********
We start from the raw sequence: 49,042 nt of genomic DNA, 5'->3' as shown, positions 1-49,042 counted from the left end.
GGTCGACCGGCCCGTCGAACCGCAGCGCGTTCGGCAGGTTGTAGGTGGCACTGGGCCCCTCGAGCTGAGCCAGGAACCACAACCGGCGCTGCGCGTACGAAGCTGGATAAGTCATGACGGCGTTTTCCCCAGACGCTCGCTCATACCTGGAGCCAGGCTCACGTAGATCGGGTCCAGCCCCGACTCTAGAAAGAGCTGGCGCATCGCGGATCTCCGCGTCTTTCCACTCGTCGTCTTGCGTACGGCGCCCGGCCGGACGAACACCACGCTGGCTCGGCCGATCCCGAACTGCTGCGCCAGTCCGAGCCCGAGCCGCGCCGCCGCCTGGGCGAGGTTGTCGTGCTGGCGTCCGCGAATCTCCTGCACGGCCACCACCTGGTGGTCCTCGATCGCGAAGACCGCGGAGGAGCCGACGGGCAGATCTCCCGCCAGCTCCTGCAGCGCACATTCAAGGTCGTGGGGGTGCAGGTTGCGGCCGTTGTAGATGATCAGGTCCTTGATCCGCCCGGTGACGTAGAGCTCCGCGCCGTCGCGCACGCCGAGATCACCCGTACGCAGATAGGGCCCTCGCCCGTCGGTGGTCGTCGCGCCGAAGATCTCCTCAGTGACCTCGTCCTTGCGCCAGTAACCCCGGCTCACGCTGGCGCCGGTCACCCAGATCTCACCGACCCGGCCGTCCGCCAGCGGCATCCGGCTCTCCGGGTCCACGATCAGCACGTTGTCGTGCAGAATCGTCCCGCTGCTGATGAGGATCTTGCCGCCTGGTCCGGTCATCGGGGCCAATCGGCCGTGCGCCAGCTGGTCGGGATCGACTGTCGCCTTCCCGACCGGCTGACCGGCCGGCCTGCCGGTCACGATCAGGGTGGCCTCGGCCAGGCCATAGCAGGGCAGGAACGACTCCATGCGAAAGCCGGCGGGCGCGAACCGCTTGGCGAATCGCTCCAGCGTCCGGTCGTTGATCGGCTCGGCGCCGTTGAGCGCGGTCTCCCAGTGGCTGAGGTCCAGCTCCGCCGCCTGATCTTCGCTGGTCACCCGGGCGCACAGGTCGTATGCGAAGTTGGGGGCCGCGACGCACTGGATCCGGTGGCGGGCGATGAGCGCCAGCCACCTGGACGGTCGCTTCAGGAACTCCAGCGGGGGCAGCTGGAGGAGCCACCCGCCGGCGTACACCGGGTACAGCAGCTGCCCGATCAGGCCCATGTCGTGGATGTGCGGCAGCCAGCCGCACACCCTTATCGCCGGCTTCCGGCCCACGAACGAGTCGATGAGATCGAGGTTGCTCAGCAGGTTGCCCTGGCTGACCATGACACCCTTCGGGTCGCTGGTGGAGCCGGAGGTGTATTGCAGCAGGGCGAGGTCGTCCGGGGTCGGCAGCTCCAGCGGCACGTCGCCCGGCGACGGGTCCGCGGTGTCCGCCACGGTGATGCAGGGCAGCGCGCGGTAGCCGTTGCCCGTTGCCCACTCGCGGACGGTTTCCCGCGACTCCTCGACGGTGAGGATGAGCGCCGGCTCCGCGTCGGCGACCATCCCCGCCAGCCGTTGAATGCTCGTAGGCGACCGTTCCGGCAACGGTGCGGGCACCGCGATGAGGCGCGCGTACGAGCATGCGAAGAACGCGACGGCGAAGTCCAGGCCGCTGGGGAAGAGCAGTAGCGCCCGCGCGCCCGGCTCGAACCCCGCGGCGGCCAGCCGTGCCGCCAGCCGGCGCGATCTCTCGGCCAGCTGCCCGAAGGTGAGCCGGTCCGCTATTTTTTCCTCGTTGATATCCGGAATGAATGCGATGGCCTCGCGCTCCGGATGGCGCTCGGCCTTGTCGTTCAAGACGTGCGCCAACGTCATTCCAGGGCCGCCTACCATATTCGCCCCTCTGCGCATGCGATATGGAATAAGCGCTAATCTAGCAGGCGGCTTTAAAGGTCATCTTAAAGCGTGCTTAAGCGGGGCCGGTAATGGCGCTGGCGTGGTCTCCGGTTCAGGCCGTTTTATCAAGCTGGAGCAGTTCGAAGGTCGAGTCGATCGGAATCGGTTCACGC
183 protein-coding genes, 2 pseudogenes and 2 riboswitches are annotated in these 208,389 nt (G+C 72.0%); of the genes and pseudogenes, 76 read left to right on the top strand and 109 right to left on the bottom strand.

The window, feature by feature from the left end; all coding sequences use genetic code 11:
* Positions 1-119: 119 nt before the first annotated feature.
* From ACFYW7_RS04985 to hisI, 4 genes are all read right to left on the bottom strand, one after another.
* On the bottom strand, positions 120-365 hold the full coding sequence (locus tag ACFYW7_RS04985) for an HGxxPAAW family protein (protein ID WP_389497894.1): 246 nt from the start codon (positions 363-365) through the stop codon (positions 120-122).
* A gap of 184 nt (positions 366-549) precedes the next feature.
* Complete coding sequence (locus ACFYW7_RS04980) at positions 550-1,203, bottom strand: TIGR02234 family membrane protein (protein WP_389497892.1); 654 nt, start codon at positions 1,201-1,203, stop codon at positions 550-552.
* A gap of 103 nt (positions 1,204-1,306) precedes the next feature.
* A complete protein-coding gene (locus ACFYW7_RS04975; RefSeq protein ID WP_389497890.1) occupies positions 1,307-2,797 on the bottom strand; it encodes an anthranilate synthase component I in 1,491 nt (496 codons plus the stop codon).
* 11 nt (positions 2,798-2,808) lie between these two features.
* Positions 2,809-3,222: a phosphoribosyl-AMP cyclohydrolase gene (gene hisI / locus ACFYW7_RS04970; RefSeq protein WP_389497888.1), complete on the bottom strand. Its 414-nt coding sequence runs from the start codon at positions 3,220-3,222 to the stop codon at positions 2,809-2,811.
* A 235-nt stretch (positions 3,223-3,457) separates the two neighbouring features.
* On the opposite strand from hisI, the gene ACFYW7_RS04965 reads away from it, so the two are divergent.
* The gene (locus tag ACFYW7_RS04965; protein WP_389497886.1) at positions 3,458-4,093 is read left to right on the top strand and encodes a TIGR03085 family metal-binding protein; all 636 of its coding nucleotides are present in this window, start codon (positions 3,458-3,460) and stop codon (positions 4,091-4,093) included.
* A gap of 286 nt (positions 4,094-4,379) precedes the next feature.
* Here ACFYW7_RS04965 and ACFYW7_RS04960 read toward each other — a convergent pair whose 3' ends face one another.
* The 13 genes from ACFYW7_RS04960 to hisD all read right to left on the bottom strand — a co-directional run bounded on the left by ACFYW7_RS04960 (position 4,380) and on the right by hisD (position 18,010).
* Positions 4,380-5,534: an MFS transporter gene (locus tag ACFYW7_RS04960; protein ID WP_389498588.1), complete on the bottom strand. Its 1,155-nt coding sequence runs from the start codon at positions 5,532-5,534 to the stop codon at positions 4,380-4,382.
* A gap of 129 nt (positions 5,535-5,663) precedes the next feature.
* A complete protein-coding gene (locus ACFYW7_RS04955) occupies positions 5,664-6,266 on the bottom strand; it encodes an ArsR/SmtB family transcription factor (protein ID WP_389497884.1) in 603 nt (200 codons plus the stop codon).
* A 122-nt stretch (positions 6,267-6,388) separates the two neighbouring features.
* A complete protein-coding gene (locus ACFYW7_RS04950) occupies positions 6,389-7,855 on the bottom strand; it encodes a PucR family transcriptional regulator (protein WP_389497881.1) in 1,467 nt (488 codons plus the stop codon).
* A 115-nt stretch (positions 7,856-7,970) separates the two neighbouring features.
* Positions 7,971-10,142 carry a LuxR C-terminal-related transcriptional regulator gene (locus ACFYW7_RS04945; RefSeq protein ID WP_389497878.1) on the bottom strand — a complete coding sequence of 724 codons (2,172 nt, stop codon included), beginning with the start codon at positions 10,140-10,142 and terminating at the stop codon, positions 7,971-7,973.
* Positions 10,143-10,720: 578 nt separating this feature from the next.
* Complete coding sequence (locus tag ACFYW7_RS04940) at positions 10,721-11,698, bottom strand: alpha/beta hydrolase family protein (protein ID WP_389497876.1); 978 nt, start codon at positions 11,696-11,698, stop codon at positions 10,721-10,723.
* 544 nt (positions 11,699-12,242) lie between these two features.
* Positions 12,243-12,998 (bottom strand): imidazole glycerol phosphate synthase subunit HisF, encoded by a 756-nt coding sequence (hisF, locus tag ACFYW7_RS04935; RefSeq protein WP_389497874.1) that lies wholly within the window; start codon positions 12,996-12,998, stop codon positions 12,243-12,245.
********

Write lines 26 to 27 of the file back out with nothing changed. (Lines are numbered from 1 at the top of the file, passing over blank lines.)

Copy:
* Positions 7,971-10,142 carry a LuxR C-terminal-related transcriptional regulator gene (locus ACFYW7_RS04945; RefSeq protein ID WP_389497878.1) on the bottom strand — a complete coding sequence of 724 codons (2,172 nt, stop codon included), beginning with the start codon at positions 10,140-10,142 and terminating at the stop codon, positions 7,971-7,973.
* Positions 10,143-10,720: 578 nt separating this feature from the next.